I intentionally say "roommate," because he was not "our" cat, even after Rainbow moved out and left Abeeza behind. Abeeza belonged to no man. But he was happy to call our apartment his new home, take food from us, come and go as he pleased, kill things (this was before we knew about cats v. songbirds, don't judge), occasionally accept petting, and attack us regularly. He was a complete jerk. And we loved him. 

(Note: Yes, we know now that Abeeza is actually spelled "Ibiza," but we were 21 years old and didn't know that Ibiza was a place that existed in the world so we spelled it phonetically so shuddup.)

Abeeza would climb into our laps when we were on the couch, kneading us with exceptionally sharp claws, and we would grin and bear the pain, because love is pain and we accepted Abeeza as his full self. Sometimes Abeeza would allow us to pet him when he did this, and then he'd stick his nose in our armpits and drool, thoroughly enjoying the experience. After an indiscriminate amount of time—it could be an hour, could be two minutes—he would subtly stop moving, his pupils dilating. At this point, if we continued petting him, he would grab our arm in a bear hug with all four limbs and turn into an INSANE DEMON, biting and clawing and scratching for all he was worth. If we caught the signs in time, we would immediately stop petting him, terrified, and wait. He'd usually stare at us like he was going to kill us later in our sleep and then hop down off our laps, though sometimes we'd get attacked regardless.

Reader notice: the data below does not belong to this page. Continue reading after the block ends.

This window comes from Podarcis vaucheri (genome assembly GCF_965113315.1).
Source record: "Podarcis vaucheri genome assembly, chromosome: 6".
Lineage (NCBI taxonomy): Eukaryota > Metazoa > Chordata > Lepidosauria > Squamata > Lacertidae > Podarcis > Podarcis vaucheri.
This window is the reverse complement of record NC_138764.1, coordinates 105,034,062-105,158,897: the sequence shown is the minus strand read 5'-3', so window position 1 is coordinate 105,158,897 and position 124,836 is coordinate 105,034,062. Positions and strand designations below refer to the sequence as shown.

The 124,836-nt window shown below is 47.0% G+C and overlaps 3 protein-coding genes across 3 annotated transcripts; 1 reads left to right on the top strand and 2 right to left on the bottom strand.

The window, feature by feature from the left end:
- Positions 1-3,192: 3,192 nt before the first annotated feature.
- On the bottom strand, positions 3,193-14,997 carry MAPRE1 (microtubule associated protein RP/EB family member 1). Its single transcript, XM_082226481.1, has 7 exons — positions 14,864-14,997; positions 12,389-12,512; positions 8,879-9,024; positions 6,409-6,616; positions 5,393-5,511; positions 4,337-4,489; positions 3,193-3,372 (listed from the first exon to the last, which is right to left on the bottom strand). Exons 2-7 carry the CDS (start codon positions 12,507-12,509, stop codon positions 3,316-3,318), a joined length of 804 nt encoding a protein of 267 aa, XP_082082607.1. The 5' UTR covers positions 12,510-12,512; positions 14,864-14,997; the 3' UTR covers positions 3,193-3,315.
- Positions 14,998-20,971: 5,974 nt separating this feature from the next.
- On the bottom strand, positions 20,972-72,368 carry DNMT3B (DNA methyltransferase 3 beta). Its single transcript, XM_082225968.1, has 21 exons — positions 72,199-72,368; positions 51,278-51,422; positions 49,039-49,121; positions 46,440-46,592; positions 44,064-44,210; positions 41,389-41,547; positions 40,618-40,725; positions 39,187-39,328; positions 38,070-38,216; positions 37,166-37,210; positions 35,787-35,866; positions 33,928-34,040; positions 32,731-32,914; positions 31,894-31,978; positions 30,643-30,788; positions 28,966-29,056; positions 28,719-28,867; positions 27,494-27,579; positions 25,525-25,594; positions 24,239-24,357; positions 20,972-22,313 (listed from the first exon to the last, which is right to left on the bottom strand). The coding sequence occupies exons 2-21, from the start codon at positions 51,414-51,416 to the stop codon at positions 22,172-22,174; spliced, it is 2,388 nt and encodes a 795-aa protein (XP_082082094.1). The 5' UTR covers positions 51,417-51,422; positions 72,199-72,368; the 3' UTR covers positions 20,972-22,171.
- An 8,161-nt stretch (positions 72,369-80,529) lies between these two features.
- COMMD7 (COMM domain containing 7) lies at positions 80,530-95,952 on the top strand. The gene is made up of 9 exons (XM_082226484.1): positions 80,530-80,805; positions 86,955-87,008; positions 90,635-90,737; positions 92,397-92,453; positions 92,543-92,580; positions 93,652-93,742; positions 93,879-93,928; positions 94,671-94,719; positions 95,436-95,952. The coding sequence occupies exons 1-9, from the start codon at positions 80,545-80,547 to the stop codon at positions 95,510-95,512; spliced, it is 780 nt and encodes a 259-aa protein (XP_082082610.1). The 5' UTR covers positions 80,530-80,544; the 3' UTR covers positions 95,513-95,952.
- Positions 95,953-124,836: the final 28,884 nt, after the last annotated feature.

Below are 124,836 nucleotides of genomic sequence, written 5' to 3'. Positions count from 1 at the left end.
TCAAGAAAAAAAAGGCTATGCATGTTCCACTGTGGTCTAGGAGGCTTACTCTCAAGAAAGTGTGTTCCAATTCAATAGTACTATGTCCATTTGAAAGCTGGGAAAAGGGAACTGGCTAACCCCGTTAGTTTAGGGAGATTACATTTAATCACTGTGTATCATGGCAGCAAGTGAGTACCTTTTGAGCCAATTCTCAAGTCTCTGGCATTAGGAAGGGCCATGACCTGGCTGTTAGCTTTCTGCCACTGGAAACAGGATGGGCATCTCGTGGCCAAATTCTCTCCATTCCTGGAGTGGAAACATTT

(Side story, one time when my mom was visiting, Abeeza schnarfed on her for a bit and then froze, his eyes dilating, prompting my mother to whimper, "I'm sorry, I'm so sorry.")

Abeeza's favorite sport was jumping  dramatically out from behind a piece of furniture to attack us. It was like we were regulars on Punk'd. He was mercurial and vengeful and surprisingly cuddly and just about the best cat in the whole wide world.

There is something so very appealing about a creature that fully embodies his true self, and could give jack shit about what you thought of him.